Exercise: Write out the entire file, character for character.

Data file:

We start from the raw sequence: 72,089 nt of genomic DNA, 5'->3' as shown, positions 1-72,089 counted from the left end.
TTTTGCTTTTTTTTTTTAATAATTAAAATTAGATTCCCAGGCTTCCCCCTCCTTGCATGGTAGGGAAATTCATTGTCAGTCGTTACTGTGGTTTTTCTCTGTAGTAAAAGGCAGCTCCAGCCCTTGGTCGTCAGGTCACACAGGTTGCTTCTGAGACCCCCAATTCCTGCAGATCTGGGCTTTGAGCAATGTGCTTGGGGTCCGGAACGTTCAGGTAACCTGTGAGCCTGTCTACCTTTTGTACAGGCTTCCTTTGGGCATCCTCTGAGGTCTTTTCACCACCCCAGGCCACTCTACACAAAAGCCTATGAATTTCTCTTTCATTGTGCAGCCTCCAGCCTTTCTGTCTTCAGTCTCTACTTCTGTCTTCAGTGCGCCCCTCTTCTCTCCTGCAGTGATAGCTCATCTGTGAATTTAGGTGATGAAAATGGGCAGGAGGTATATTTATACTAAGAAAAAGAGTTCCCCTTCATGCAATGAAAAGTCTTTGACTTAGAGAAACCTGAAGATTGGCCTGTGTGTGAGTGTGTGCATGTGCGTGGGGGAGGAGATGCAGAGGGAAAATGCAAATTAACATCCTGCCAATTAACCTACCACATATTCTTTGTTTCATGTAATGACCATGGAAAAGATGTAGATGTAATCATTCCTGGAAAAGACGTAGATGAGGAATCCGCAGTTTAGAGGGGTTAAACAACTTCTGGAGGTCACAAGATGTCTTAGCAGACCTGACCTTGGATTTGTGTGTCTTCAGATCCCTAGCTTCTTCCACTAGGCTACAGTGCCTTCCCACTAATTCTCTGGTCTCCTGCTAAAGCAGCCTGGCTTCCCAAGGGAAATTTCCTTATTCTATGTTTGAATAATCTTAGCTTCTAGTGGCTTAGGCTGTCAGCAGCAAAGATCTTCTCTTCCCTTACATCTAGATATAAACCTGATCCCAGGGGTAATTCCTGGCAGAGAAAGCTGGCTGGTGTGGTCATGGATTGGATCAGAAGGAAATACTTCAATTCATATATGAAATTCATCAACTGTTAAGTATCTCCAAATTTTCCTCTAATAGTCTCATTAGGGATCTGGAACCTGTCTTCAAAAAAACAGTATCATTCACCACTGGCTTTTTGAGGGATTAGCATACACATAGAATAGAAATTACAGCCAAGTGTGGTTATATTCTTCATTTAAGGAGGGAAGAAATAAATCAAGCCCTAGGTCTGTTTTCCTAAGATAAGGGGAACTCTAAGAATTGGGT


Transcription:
We start from the raw sequence: 72,089 nt of genomic DNA, 5'->3' as shown, positions 1-72,089 counted from the left end.
TTTTGCTTTTTTTTTTTAATAATTAAAATTAGATTCCCAGGCTTCCCCCTCCTTGCATGGTAGGGAAATTCATTGTCAGTCGTTACTGTGGTTTTTCTCTGTAGTAAAAGGCAGCTCCAGCCCTTGGTCGTCAGGTCACACAGGTTGCTTCTGAGACCCCCAATTCCTGCAGATCTGGGCTTTGAGCAATGTGCTTGGGGTCCGGAACGTTCAGGTAACCTGTGAGCCTGTCTACCTTTTGTACAGGCTTCCTTTGGGCATCCTCTGAGGTCTTTTCACCACCCCAGGCCACTCTACACAAAAGCCTATGAATTTCTCTTTCATTGTGCAGCCTCCAGCCTTTCTGTCTTCAGTCTCTACTTCTGTCTTCAGTGCGCCCCTCTTCTCTCCTGCAGTGATAGCTCATCTGTGAATTTAGGTGATGAAAATGGGCAGGAGGTATATTTATACTAAGAAAAAGAGTTCCCCTTCATGCAATGAAAAGTCTTTGACTTAGAGAAACCTGAAGATTGGCCTGTGTGTGAGTGTGTGCATGTGCGTGGGGGAGGAGATGCAGAGGGAAAATGCAAATTAACATCCTGCCAATTAACCTACCACATATTCTTTGTTTCATGTAATGACCATGGAAAAGATGTAGATGTAATCATTCCTGGAAAAGACGTAGATGAGGAATCCGCAGTTTAGAGGGGTTAAACAACTTCTGGAGGTCACAAGATGTCTTAGCAGACCTGACCTTGGATTTGTGTGTCTTCAGATCCCTAGCTTCTTCCACTAGGCTACAGTGCCTTCCCACTAATTCTCTGGTCTCCTGCTAAAGCAGCCTGGCTTCCCAAGGGAAATTTCCTTATTCTATGTTTGAATAATCTTAGCTTCTAGTGGCTTAGGCTGTCAGCAGCAAAGATCTTCTCTTCCCTTACATCTAGATATAAACCTGATCCCAGGGGTAATTCCTGGCAGAGAAAGCTGGCTGGTGTGGTCATGGATTGGATCAGAAGGAAATACTTCAATTCATATATGAAATTCATCAACTGTTAAGTATCTCCAAATTTTCCTCTAATAGTCTCATTAGGGATCTGGAACCTGTCTTCAAAAAAACAGTATCATTCACCACTGGCTTTTTGAGGGATTAGCATACACATAGAATAGAAATTACAGCCAAGTGTGGTTATATTCTTCATTTAAGGAGGGAAGAAATAAATCAAGCCCTAGGTCTGTTTTCCTAAGATAAGGGGAACTCTAAGAATTGGGT